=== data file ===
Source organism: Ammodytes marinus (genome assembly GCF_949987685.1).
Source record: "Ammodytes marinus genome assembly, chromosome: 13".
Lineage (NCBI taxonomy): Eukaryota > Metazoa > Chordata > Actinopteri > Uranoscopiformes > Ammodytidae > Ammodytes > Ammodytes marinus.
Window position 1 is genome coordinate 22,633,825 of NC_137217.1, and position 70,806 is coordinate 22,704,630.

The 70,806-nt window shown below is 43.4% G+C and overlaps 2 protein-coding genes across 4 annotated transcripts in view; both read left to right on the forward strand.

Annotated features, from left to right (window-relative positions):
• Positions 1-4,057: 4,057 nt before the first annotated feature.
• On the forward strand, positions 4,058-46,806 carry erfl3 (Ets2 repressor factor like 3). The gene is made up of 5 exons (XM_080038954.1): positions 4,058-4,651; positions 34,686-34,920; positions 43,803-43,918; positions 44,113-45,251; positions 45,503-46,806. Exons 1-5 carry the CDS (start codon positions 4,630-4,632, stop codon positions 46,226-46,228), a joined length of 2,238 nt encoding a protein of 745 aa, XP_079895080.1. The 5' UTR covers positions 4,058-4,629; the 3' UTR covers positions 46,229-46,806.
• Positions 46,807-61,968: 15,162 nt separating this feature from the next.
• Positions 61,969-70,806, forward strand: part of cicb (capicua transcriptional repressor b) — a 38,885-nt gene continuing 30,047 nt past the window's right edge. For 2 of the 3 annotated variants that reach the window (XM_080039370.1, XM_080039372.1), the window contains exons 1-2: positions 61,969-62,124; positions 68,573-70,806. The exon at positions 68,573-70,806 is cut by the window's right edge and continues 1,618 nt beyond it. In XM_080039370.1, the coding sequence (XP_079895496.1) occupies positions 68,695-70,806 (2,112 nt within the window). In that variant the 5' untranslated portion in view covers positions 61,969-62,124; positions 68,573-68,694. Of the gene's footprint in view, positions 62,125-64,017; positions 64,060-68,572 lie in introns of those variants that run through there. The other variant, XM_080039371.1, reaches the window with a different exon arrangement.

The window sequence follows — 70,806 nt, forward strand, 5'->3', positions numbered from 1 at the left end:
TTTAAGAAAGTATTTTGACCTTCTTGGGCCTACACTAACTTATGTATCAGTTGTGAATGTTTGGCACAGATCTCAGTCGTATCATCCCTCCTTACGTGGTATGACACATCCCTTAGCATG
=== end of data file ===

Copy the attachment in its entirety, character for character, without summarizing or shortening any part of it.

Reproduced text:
Source organism: Ammodytes marinus (genome assembly GCF_949987685.1).
Source record: "Ammodytes marinus genome assembly, chromosome: 13".
Lineage (NCBI taxonomy): Eukaryota > Metazoa > Chordata > Actinopteri > Uranoscopiformes > Ammodytidae > Ammodytes > Ammodytes marinus.
Window position 1 is genome coordinate 22,633,825 of NC_137217.1, and position 70,806 is coordinate 22,704,630.

The 70,806-nt window shown below is 43.4% G+C and overlaps 2 protein-coding genes across 4 annotated transcripts in view; both read left to right on the forward strand.

Annotated features, from left to right (window-relative positions):
• Positions 1-4,057: 4,057 nt before the first annotated feature.
• On the forward strand, positions 4,058-46,806 carry erfl3 (Ets2 repressor factor like 3). The gene is made up of 5 exons (XM_080038954.1): positions 4,058-4,651; positions 34,686-34,920; positions 43,803-43,918; positions 44,113-45,251; positions 45,503-46,806. Exons 1-5 carry the CDS (start codon positions 4,630-4,632, stop codon positions 46,226-46,228), a joined length of 2,238 nt encoding a protein of 745 aa, XP_079895080.1. The 5' UTR covers positions 4,058-4,629; the 3' UTR covers positions 46,229-46,806.
• Positions 46,807-61,968: 15,162 nt separating this feature from the next.
• Positions 61,969-70,806, forward strand: part of cicb (capicua transcriptional repressor b) — a 38,885-nt gene continuing 30,047 nt past the window's right edge. For 2 of the 3 annotated variants that reach the window (XM_080039370.1, XM_080039372.1), the window contains exons 1-2: positions 61,969-62,124; positions 68,573-70,806. The exon at positions 68,573-70,806 is cut by the window's right edge and continues 1,618 nt beyond it. In XM_080039370.1, the coding sequence (XP_079895496.1) occupies positions 68,695-70,806 (2,112 nt within the window). In that variant the 5' untranslated portion in view covers positions 61,969-62,124; positions 68,573-68,694. Of the gene's footprint in view, positions 62,125-64,017; positions 64,060-68,572 lie in introns of those variants that run through there. The other variant, XM_080039371.1, reaches the window with a different exon arrangement.

The window sequence follows — 70,806 nt, forward strand, 5'->3', positions numbered from 1 at the left end:
TTTAAGAAAGTATTTTGACCTTCTTGGGCCTACACTAACTTATGTATCAGTTGTGAATGTTTGGCACAGATCTCAGTCGTATCATCCCTCCTTACGTGGTATGACACATCCCTTAGCATG